Show discernment with dividends

By Sarah Cunningham-Scharf | September 28, 2017 | Last updated on September 28, 2017
2 min read

If you’re like most investors, dividend growth puts a smile on your face and a spring in your step.

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“Investors love dividend growth, as it typically signals the business is robust enough and profits are healthy enough to increase returns,” says Craig Jerusalim, portfolio manager at CIBC Asset Management.

Investors could find research to support this view. Previous empirical evidence shows “companies that grow their dividends consistently outperform non-payers, cutters and non-growers,” he points out. “But there are lots of holes in that analysis.”

Read: Can a board be legally forced to cut dividends?

For instance, a myopic focus on dividend growth can lead to suboptimal outcomes, “especially when companies sacrifice investing in their ongoing operations, overextend their leverage or manipulate payout ratios just to deliver dividend growth,” says Jerusalim.

In fact, many solid companies that could pay dividends choose not to, he explains, naming Spin Master, Berkshire Hathaway and Shopify. Instead, they pursue growth opportunities or invest retained earnings on investors’ behalf.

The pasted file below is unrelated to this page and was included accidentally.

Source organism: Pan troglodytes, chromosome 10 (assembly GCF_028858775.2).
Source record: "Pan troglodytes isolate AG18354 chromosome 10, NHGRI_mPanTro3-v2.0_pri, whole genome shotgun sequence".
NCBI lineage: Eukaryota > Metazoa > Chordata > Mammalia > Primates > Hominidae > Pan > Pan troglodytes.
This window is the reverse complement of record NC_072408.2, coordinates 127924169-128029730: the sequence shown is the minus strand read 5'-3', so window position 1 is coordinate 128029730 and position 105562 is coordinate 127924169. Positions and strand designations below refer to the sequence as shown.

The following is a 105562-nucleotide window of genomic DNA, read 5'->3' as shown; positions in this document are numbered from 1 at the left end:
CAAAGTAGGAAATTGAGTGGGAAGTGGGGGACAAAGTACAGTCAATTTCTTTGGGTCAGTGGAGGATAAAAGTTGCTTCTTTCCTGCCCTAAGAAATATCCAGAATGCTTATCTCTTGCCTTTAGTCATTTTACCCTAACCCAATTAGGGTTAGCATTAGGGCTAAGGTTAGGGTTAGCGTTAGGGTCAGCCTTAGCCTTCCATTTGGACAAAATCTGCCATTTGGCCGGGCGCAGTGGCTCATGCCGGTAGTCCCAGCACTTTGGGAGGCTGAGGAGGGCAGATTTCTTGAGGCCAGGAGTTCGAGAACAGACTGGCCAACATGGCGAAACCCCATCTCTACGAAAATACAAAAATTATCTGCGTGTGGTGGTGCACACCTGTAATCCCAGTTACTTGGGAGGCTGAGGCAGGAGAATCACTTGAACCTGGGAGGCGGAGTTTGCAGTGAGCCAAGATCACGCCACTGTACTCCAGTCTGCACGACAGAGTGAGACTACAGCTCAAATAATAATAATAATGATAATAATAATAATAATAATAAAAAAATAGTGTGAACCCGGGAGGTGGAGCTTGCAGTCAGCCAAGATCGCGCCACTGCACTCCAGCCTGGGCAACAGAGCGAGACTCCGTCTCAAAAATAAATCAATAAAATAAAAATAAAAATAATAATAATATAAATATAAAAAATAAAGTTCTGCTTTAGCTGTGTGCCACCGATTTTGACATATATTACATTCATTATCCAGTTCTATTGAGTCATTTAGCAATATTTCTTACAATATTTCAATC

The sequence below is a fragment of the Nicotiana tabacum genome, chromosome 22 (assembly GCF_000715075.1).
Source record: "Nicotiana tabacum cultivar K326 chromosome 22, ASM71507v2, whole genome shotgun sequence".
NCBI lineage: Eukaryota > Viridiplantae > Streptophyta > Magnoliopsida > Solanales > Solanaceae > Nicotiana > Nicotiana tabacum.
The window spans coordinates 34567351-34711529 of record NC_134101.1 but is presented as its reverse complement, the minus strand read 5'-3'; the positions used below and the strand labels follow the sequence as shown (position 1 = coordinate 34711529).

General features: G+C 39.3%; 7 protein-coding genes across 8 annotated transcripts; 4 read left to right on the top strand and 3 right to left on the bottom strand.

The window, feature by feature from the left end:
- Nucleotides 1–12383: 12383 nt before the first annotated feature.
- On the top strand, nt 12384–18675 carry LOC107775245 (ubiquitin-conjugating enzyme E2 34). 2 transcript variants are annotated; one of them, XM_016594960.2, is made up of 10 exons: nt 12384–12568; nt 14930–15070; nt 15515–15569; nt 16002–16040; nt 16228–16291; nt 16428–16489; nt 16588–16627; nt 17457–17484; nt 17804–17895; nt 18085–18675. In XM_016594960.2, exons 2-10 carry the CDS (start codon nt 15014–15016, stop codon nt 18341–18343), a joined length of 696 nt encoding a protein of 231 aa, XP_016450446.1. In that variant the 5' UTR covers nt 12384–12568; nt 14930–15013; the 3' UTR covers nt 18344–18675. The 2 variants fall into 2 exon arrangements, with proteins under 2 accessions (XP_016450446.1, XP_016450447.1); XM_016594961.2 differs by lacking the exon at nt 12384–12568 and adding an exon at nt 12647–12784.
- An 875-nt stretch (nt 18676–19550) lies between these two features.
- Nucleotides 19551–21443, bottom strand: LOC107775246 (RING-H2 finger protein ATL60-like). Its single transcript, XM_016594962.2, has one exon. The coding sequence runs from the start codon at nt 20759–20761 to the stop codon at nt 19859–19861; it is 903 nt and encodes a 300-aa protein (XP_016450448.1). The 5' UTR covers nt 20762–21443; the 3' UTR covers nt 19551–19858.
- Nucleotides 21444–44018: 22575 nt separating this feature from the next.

For these reasons, Jerusalim focuses on the more holistic metric of total shareholder yield, which incorporates dividends and dividend growth potential, as well as net share repurchases and net debt reductions — “all the asset allocation options available to a management team,” he says, adding that these are divided by market capitalization to calculate total shareholder yield.

“A higher number suggests higher shareholder value, [which] should result in higher stock prices over time.”

Jerusalim lists the key characteristics of such companies:

  • defensible and sustainable competitive moods;
  • strong business models;
  • prudent balance sheets; and
  • disciplined management teams.

For example, management should exhibit “an unwavering focus on optimizing returns on invested capital, such that they mak[e] the best asset allocation decision,” he says.

Sometimes that means increasing dividends, but it can also mean buying back shares or investing in growth or making other creative acquisitions.

Says Jerusalim: “Occasionally, we find great companies like CN Rail, Magna or Intact Financial that are able to successfully do all the above.”

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Sarah Cunningham-Scharf